|US20080110276 *||Nov 1, 2006||May 15, 2008||United States Gypsum Company||Wet slurry thickness gauge and method for use of same|
|US20080160294 *||Dec 27, 2006||Jul 3, 2008||United States Gypsum Company||Multiple layer gypsum cellulose fiber composite board and the method for the manufacture thereof|
|US20100132870 *||Jan 8, 2010||Jun 3, 2010||United States Gypsum Company||Panel smoothing process and apparatus for forming a smooth continuous surface on fiber-reinforced structural cement panels|
|US20100175341 *||Mar 23, 2010||Jul 15, 2010||Certainteed Corporation||Moisture diverting insulated siding panel|
|US20100263315 *||Apr 19, 2010||Oct 21, 2010||Tapco International Corporation||Molded siding having integrally-formed i-beam construction|
|CN100563961C||Sep 1, 2004||Dec 2, 2009||美国石膏公司||process and apparatus for producing high strength fiber-reinforced multi-layer cement panels for buildings|
|DE4416160A1 *||May 9, 1994||Nov 16, 1995||Durapact Glasfaserbetontechn||Verfahren und Vorrichtung zur kontinuierlichen Herstellung faserverstärkter Formkörper aus hydraulisch abbindbaren Massen|
|EP1404512A1 *||Jun 5, 2002||Apr 7, 2004||BPB plc||Glass reinforced gypsum board and method of manufacture|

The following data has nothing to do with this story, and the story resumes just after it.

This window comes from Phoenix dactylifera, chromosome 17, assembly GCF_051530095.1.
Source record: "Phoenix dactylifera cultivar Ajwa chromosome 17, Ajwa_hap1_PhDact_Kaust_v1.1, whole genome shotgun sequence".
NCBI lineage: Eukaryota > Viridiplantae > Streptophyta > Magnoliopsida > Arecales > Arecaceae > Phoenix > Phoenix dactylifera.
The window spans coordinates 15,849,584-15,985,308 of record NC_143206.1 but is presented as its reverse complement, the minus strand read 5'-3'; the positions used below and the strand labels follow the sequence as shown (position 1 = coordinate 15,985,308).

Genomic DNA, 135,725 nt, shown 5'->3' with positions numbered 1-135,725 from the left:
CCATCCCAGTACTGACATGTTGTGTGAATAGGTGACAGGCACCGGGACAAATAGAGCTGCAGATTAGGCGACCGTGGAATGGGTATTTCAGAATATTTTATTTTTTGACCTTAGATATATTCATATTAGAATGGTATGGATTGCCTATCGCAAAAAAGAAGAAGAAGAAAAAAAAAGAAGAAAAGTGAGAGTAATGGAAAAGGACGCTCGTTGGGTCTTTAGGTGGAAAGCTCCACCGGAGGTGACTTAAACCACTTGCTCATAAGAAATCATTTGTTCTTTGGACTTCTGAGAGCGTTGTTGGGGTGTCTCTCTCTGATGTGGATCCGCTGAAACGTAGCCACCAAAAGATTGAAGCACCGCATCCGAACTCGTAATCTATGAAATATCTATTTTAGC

|WO2005032782A1 *||Sep 1, 2004||Apr 14, 2005||United States Gypsum Company|
|U.S. Classification||156/42, 264/87, 156/540, 162/212, 156/246, 264/333, 162/210, 156/231, 264/258, 156/166, 264/257, 428/703, 162/157.5|
|International Classification||B32B37/00, B29C63/00, B28B1/52, B28B23/00, B28B5/02|
|Cooperative Classification||B28B5/027, Y10T156/1705, B28B23/0006|
|European Classification||B28B23/00A, B28B5/02C2|
|Mar 9, 1982||AS||Assignment|
Owner name: STAMICARBON B V P O BOX 10 GELEEN THE NETHERLANDS
Free format text: ASSIGNMENT OF ASSIGNORS INTEREST.;ASSIGNORS:BIJEN, JAN M.J.M.;JANSEN, JOHANN J.;REEL/FRAME:003953/0941
Effective date: 19791114
Owner name: STAMICARBON B V, NETHERLANDS
Free format text: ASSIGNMENT OF ASSIGNORS INTEREST;ASSIGNORS:BIJEN, JAN M.J.M.;JANSEN, JOHANN J.;REEL/FRAME:003953/0941
Effective date: 19791114
|Oct 21, 1985||AS||Assignment|
Owner name: REDLAND TECHNOLOGY LIMITED
Free format text: ASSIGNMENT OF ASSIGNORS INTEREST.;ASSIGNOR:STAMICARBON B.V.;REEL/FRAME:004472/0497
Effective date: 19850920